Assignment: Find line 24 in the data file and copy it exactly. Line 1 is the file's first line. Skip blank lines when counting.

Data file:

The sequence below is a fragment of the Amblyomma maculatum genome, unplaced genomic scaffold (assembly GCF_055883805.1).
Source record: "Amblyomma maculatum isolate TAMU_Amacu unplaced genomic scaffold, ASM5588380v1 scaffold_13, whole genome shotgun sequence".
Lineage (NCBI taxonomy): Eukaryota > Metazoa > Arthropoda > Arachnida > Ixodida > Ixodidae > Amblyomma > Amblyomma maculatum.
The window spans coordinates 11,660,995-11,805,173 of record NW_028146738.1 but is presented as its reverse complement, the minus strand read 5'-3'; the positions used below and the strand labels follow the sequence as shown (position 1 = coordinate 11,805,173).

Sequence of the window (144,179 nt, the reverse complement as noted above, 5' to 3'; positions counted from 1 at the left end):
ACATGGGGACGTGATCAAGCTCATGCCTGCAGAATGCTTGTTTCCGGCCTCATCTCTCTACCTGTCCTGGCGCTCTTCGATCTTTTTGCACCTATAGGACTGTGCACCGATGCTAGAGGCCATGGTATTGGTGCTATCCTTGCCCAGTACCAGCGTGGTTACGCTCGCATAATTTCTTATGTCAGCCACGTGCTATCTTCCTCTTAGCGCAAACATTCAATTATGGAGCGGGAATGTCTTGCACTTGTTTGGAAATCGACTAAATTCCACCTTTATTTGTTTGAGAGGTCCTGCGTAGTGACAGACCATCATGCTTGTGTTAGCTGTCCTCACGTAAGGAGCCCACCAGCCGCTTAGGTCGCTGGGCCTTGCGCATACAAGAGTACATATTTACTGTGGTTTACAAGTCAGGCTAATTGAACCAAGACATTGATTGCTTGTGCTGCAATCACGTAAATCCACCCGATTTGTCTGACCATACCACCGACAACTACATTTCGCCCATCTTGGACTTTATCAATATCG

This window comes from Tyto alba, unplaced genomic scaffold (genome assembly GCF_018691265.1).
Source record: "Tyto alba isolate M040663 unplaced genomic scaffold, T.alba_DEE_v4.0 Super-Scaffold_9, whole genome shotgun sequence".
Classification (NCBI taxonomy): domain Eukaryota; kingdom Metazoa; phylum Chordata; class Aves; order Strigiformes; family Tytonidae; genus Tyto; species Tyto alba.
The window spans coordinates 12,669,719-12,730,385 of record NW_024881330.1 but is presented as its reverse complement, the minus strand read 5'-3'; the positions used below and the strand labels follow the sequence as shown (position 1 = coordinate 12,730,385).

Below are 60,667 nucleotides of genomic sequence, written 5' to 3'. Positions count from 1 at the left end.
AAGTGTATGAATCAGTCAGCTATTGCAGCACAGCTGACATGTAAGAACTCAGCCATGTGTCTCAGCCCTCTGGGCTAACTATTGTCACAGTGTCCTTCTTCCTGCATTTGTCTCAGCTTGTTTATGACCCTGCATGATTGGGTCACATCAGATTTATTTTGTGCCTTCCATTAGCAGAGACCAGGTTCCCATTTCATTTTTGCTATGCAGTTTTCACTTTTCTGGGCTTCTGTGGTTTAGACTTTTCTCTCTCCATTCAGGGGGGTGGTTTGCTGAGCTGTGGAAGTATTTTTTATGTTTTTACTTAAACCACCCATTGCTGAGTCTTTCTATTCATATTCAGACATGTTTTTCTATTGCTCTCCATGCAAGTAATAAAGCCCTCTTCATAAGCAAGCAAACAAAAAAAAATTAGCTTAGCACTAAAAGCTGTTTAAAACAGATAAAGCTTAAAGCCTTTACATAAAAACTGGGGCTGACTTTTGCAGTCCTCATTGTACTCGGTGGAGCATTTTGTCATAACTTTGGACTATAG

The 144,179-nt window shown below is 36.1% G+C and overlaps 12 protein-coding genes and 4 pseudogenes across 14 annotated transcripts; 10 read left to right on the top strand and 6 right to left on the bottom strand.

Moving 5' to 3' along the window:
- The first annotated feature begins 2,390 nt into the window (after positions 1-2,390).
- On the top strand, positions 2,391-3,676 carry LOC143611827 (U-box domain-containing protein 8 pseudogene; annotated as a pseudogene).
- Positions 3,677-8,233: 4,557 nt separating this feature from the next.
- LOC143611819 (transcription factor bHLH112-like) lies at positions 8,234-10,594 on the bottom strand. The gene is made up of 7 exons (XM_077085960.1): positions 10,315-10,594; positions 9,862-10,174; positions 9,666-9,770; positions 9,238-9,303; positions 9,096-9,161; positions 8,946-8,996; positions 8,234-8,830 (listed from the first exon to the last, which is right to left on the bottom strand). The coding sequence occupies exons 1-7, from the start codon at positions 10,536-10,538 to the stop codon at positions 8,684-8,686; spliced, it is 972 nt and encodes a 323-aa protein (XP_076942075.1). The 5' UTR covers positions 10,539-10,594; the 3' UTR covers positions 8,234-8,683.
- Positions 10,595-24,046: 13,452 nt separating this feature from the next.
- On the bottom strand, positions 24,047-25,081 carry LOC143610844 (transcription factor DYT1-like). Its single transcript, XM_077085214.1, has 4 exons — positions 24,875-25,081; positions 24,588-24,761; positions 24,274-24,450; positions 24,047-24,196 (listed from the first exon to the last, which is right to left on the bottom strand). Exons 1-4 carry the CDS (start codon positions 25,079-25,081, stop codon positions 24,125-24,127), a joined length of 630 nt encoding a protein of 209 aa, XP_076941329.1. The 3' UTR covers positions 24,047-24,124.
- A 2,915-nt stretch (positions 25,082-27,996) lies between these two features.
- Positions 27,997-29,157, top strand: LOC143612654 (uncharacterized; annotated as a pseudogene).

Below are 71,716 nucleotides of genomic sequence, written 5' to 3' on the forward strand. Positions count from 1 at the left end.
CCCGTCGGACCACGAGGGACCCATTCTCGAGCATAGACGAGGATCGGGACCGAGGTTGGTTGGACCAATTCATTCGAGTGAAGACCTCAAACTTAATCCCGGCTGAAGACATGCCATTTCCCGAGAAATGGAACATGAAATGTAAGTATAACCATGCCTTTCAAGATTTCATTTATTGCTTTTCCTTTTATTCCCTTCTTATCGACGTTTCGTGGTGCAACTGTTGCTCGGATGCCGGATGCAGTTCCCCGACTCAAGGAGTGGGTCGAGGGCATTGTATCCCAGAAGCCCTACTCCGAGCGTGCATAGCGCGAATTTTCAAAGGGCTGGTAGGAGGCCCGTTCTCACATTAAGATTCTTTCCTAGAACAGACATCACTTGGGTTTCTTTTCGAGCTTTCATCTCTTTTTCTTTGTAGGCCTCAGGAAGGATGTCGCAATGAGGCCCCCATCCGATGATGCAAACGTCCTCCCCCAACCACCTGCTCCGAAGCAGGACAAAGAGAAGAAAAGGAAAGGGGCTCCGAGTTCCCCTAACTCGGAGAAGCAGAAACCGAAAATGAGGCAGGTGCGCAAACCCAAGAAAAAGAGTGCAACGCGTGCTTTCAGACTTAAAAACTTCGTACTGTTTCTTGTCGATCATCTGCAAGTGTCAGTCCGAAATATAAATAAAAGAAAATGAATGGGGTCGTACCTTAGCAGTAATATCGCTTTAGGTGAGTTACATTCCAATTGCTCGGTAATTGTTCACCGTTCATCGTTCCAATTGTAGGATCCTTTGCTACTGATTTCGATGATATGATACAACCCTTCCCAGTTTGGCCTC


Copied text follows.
CCCGTCGGACCACGAGGGACCCATTCTCGAGCATAGACGAGGATCGGGACCGAGGTTGGTTGGACCAATTCATTCGAGTGAAGACCTCAAACTTAATCCCGGCTGAAGACATGCCATTTCCCGAGAAATGGAACATGAAATGTAAGTATAACCATGCCTTTCAAGATTTCATTTATTGCTTTTCCTTTTATTCCCTTCTTATCGACGTTTCGTGGTGCAACTGTTGCTCGGATGCCGGATGCAGTTCCCCGACTCAAGGAGTGGGTCGAGGGCATTGTATCCCAGAAGCCCTACTCCGAGCGTGCATAGCGCGAATTTTCAAAGGGCTGGTAGGAGGCCCGTTCTCACATTAAGATTCTTTCCTAGAACAGACATCACTTGGGTTTCTTTTCGAGCTTTCATCTCTTTTTCTTTGTAGGCCTCAGGAAGGATGTCGCAATGAGGCCCCCATCCGATGATGCAAACGTCCTCCCCCAACCACCTGCTCCGAAGCAGGACAAAGAGAAGAAAAGGAAAGGGGCTCCGAGTTCCCCTAACTCGGAGAAGCAGAAACCGAAAATGAGGCAGGTGCGCAAACCCAAGAAAAAGAGTGCAACGCGTGCTTTCAGACTTAAAAACTTCGTACTGTTTCTTGTCGATCATCTGCAAGTGTCAGTCCGAAATATAAATAAAAGAAAATGAATGGGGTCGTACCTTAGCAGTAATATCGCTTTAGGTGAGTTACATTCCAATTGCTCGGTAATTGTTCACCGTTCATCGTTCCAATTGTAGGATCCTTTGCTACTGATTTCGATGATATGATACAACCCTTCCCAGTTTGGCCTC